Concentrations of the most important candidate biomarkers are presented in Table 2. As expected, the lowest level of hsCRP was observed in HNF1A MODY patients. In contrast, hsCRP level was highest in the type 2 diabetes group. Serum concentration of 1,5-AG was the lowest in type 1 diabetes group, followed by HNF1A MODY and type 2 diabetes patients. The highest concentration of 1,5-AG was in GCK MODY patients. Serum C-peptide was undetectable in most patients with type 1 diabetes. Its level was the highest in type 2 diabetes, wheseas no notable differences were present between the two MODY groups. Adjusting for potential confounders, including sex, age (or diabetes duration), BMI, HbA1c, and serum creatinine level did not significantly alter the relationships between study groups in 1,5-AG levels or C-peptide levels. 1,5-AG concentration remained the highest in GCK MODY. It was significantly lower in type 2 diabetes group (p < 0.001 vs. GCK MODY), and the lowest in type 1 diabetes and HNF1A MODY patients (p < 0.001 and p = 0.017, respectively vs. type 2 diabetes). The adjusted difference between HNF1A MODY and type 1 diabetes did not reach statistical significance (1.1 μg/ml, p = 0.14). No relationship was found between diabetes treatment modalities and 1,5-AG. Serum C-peptide in adjusted analysis remained the lowest in type 1 diabetes and the highest in type 2 diabetes (p < 0.001 in all pairwise comparisons), wheseas there was no significant difference between HNF1A and GCK MODY (p = 0.22). After adjusting for confounders, the level of hsCRP remained lower in HNF1A MODY than in GCK MODY (p = 0.033) or in type 1 diabetes (p = 0.018), wheseas the adjusted difference between type 2 diabetes and HNF1A MODY was not significant, although it remained numerically large (0.5 mg/l, p = 0.45).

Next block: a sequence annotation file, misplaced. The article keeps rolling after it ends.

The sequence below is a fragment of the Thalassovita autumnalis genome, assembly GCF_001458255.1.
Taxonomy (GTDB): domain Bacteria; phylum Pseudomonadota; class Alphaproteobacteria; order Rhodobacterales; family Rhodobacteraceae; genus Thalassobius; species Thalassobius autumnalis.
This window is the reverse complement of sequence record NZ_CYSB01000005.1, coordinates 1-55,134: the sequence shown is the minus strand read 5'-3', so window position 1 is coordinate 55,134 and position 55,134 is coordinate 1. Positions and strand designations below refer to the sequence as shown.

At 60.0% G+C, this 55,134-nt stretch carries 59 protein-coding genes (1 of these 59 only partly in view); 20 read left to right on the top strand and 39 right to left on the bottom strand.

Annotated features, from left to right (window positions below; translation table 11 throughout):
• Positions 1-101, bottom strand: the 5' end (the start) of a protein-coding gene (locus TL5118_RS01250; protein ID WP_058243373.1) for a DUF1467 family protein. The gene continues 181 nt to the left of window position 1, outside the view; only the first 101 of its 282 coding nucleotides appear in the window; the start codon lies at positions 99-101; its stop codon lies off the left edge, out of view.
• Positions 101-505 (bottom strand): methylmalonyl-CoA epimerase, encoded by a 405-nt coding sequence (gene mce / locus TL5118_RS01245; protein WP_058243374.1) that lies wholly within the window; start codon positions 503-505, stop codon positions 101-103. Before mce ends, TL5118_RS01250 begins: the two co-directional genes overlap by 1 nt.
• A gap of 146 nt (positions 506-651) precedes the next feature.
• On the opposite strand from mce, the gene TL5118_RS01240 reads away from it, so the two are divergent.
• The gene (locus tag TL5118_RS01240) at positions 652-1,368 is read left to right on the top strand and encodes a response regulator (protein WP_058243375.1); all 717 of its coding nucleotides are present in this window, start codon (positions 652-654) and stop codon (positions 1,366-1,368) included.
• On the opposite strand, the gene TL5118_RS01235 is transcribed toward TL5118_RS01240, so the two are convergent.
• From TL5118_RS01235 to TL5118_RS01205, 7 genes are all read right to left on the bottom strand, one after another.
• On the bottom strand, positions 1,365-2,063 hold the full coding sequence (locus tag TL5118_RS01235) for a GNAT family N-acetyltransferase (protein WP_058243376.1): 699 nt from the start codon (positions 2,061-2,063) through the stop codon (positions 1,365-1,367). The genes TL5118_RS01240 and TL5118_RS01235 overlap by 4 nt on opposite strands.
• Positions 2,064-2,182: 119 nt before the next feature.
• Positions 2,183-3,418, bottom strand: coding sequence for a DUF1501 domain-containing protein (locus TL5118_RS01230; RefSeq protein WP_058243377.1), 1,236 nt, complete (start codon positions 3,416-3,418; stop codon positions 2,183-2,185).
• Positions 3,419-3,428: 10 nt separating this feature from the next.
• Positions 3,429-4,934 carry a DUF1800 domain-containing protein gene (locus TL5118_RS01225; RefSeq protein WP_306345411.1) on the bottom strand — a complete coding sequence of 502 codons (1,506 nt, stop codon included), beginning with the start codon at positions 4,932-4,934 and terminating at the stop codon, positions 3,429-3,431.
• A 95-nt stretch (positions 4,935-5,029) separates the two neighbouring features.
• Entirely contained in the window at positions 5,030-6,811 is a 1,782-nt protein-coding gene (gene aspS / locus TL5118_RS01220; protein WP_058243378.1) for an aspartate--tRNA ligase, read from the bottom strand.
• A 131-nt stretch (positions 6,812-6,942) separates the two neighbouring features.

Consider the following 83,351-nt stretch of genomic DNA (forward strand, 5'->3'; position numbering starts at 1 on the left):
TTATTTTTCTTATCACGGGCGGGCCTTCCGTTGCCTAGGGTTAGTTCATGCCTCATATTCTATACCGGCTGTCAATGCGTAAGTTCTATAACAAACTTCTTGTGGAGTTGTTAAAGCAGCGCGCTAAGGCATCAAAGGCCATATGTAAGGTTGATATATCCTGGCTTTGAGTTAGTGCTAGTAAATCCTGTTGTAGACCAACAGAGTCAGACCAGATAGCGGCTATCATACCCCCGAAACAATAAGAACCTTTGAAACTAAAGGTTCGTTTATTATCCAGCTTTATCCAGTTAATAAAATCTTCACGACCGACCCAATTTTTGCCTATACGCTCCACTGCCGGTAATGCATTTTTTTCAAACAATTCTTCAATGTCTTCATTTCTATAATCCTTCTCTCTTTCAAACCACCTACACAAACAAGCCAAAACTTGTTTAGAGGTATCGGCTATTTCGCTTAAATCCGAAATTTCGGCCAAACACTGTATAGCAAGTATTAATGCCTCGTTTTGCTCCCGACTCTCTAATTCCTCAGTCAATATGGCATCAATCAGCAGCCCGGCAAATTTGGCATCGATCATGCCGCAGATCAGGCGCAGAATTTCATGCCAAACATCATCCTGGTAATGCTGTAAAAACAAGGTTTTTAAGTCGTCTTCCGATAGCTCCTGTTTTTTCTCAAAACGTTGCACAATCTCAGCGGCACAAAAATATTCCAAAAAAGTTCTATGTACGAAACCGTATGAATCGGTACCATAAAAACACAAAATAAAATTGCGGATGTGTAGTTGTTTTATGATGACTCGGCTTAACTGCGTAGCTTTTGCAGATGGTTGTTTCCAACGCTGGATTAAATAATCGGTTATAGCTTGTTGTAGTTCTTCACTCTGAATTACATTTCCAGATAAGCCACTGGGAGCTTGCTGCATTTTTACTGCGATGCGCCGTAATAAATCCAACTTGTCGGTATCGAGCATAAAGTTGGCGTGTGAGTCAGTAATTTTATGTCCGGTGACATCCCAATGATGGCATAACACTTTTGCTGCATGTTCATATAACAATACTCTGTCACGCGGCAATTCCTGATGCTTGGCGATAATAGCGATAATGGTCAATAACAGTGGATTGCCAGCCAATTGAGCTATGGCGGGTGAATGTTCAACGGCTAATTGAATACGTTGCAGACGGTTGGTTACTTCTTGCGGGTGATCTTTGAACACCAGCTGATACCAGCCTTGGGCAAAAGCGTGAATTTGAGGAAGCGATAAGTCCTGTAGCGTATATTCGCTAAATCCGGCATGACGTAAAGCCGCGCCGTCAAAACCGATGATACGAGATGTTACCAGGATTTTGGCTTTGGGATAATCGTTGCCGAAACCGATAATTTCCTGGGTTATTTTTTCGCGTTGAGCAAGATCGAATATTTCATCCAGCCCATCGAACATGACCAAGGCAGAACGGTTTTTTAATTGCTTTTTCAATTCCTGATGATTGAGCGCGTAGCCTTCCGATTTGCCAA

Table 2

Concentrations of plasma/serum biomarkers of MODY







hsCRP (mg/l)

0.51 (0.46, 0.66)

0.76 (0.52, 1.55)

0.75 (0.53, 1.41)

1.33 (0.77, 2.50)


1,5-AG (μg/ml)

4.70 (2.78, 8.19)

11.24 (6.54, 14.28)

3.77 (1.94, 6.02)

6.07 (3.75, 10.54)


C-peptide (ng/ml)

1.45 (1.07, 1.80)

1.43 (0.96, 1.80)

0.01 (0.01, 0.10)

2.78 (1.95, 3.55)


GCK GCK MODY, HNF1A HNF1A MODY, T1D type 1 diabetes, T2D type 2 diabetes, hsCRP high-sensitivity C-reactive protein, 1,5-AG 1,5-anhydroglucitol, MODY maturity-onset diabetes of the young

Significant overlaps of the distributions of markers between the study groups suggest that no single marker can identify MODY patients and distinguish them from the common diabetes types. The best marker of HNF1A MODY in the total study cohort was hsCRP. It was characterized by the C-statistic (with 95% confidence interval) only 0.732 (0.675, 0.789). The C-statistic of 1,5-AG was merely 0.611 (0.545, 0.676) in the four study groups combined. Its addition to hsCRP failed to improve discrimination accuracy.